In 2013, it was damn near impossible to escape “Do I Wanna Know.” The guitar riff infiltrated every commercial and sports arena that year, making the Arctic Monkeys the generic rock sound every brand needed to sell rum. The English rock group had maintained massive popularity in the U.K. since their 2005 debut, but with their record AM they achieved mainstream American success. After attaining such heights, the group did what any sensible band should and disappeared for five years, coming back now to release a concept album.
Except Tranquility Base Hotel & Casino is not a concept album. At least it’s not a concept album in the way that The Who’s Tommy or Pink Floyd’s The Wall is. Alex Turner and the rest of the Arctic Monkeys latest record revolves around a thematic element, but it doesn’t get into theatrics like those other two albums. On its surface it’s an album that puts Alex Turner in the role of a washed up rocker, working as a lounge singer at a Hotel & Casino on the moon in a future dystopian world. But that’s not the point.
Tranquility Base Hotel & Casino uses a futuristic dystopian setting to point out the issues with technology. Though the first track, “Star Treatment,” does create the setting, it’s more of a reflection of Alex Turner coming to terms with his success as a rocker. The Arctic Monkeys have been a relevant rock group for 13 years, yet every critic is ready to call him washed up. On tracks like “American Sports” and “The World’s First Monster Truck Front Flip,” Turner believes humanity’s obsession over technology is headed down a dark path, and he feels more comfortable saying it from his hotel room on the moon. Within the sometimes dense lyricism of the album, Turner touches on everything that matters: fake news, virtual reality, dating apps, online reviews, and the accessibility of information.
Turner is able to see the potential thoughts that listeners and critics will have on this new Arctic Monkeys album and addresses them within it. Of course, playing the character of a washed up lounge singer, he knows that critics will say he’s actually washed up. Considering he starts the album off with the lyric, “I just wanted to be one of The Strokes,” Turner knows what he’s doing. In the song “Science Fiction,” he essentially lets listeners know that he is using science fiction references throughout to comment on the current state of our lives. The final track, “The Ultracheese,” features lyrics that point right back at him. Turner realizes he may be trying too hard to be high concept and his real thoughts may never come across through the music. It’s a funny, slightly self-deprecating look at the album as it’s concluding.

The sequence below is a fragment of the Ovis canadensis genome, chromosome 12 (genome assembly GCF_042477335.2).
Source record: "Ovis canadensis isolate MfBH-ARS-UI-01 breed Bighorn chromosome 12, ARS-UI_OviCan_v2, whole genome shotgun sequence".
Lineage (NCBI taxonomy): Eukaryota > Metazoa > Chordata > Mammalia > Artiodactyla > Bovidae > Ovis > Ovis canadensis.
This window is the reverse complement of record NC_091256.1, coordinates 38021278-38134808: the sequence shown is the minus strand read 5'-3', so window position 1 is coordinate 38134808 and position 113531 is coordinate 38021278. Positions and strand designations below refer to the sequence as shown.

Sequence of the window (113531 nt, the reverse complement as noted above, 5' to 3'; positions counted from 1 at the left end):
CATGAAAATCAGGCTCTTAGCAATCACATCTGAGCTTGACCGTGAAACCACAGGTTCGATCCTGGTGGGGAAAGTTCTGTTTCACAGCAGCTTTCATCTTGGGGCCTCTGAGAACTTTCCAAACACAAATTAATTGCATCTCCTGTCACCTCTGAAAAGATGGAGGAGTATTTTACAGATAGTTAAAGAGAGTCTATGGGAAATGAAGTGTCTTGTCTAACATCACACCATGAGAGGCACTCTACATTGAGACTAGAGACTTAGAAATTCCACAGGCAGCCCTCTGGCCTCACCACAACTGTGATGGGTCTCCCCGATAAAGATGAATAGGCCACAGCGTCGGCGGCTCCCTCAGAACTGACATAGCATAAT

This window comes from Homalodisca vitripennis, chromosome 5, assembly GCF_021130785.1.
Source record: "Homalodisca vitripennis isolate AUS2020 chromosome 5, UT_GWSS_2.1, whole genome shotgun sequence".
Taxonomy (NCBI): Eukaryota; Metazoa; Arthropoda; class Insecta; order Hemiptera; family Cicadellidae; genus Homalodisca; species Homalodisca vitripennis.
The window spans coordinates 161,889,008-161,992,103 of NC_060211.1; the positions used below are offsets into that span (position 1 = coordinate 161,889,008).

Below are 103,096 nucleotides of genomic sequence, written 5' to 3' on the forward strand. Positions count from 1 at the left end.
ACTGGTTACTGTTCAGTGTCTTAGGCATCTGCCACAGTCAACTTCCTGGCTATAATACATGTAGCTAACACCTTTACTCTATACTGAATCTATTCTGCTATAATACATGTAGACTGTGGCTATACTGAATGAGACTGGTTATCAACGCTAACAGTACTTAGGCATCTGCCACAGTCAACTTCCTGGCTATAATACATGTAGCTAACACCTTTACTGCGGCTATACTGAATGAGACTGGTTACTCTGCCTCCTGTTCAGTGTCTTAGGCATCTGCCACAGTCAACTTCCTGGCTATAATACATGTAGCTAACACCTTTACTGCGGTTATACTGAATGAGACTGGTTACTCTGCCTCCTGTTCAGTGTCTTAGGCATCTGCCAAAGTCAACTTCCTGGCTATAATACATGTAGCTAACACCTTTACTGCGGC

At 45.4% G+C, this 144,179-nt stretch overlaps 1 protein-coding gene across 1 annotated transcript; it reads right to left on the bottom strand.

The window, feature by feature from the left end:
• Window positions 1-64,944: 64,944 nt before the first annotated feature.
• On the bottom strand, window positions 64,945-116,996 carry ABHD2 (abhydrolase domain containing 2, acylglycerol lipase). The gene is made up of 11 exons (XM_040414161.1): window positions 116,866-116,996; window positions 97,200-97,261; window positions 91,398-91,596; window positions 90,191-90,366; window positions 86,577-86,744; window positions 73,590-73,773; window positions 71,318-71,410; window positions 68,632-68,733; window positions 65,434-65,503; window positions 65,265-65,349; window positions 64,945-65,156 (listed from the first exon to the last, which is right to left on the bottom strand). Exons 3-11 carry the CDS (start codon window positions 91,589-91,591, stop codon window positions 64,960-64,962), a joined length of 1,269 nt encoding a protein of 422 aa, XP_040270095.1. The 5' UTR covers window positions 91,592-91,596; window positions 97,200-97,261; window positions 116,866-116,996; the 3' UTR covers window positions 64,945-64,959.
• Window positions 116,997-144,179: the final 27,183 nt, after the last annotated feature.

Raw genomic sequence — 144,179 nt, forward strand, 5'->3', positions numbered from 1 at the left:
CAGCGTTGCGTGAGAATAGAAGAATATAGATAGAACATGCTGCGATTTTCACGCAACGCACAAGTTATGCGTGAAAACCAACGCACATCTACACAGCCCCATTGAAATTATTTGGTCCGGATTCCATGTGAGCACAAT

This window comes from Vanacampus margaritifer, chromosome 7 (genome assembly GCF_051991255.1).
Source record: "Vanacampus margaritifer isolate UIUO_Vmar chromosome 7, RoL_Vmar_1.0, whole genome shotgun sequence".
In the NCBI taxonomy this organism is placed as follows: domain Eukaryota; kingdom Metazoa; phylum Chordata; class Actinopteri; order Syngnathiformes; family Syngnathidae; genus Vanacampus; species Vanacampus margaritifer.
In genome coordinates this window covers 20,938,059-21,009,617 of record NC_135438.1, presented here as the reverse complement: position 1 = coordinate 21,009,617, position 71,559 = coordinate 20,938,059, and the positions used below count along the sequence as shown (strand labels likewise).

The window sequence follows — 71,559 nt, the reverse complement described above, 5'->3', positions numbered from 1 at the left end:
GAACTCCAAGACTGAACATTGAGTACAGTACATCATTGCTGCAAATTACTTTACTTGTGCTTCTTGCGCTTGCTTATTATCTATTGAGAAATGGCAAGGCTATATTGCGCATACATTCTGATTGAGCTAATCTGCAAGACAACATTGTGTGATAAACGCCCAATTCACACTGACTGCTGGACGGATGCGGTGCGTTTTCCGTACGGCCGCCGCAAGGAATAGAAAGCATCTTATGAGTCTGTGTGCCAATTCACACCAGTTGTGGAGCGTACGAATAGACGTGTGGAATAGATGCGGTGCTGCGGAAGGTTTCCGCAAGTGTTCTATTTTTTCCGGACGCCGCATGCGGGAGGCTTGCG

The most noticeable point about Tranquility Base Hotel & Casino is the lack of guitar-driven songs. Ditching the heavy guitars and the sound of the previous album shows range, growth, and a strict focus on the album’s theme. Off the bat on “Star Treatment,” the band is in favor of a piano driven melody. This lounge-y song features a more prominent bass line, setting up the sound for the rest of the track. Throughout the album, the group dedicates themselves to flourishing many tracks with sounds that can only be described as “science fiction” sounds. Tactile beeps and boops, heavy whirring, and anything else you’d expect to hear in 2001: A Space Odyssey pop in and out of songs like the aptly named “Science Fiction” and the title track, weaving the album together.
The two most important instruments on Tranquility Base Hotel & Casino are the keys and Alex Turner’s voice. From the first track where Turner’s voice dances over the big piano to the last track, “The Ultracheese,” where he croons his heart out, Turner continues to manipulate the voice and keys to fit his narrative. On “American Sports,” he twists his voice into a darker, sinister one in order to touch on the dystopia of Earth. Sometimes he uses background harmony, like on “Golden Trunks” and “Four Out of Five,” to strengthen his voice. Turner shows off his real range as a musician on “The World’s First Monster Truck Front Flip.” The track is sonically reminiscent of a Smile-era Brian Wilson, but brought up to date with Alex Turner’s bravado in the vocals, pouncing keys, and subtle guitar lines.
Those that expected a straight up rock album from a band known to deliver great rock ‘n’ roll will likely be disappointed and uninterested. There a few moments were the band actually gives in to a more “rock” sound. On “She Looks Like Fun”, there’s a nostalgic guitar solo and an easy, repetitive chorus that doesn’t seem to be entirely based on some sci-fi world. For the most part though, Turner and the band stay focused on the central theme and remain in-character.
However, if those who are only familiar with the Arctic Monkeys for 2013’s AM are open to it, they will find Tranquility Base Hotel & Casino to be an incredibly interesting and complex work of science fiction that bends the genre of alternative rock. What Alex Turner and the rest of the Arctic Monkeys have done here is pulled themselves out of their expected mid-’00s British rock box, demanding the attention and importance of a Father John Misty or Tom Waits.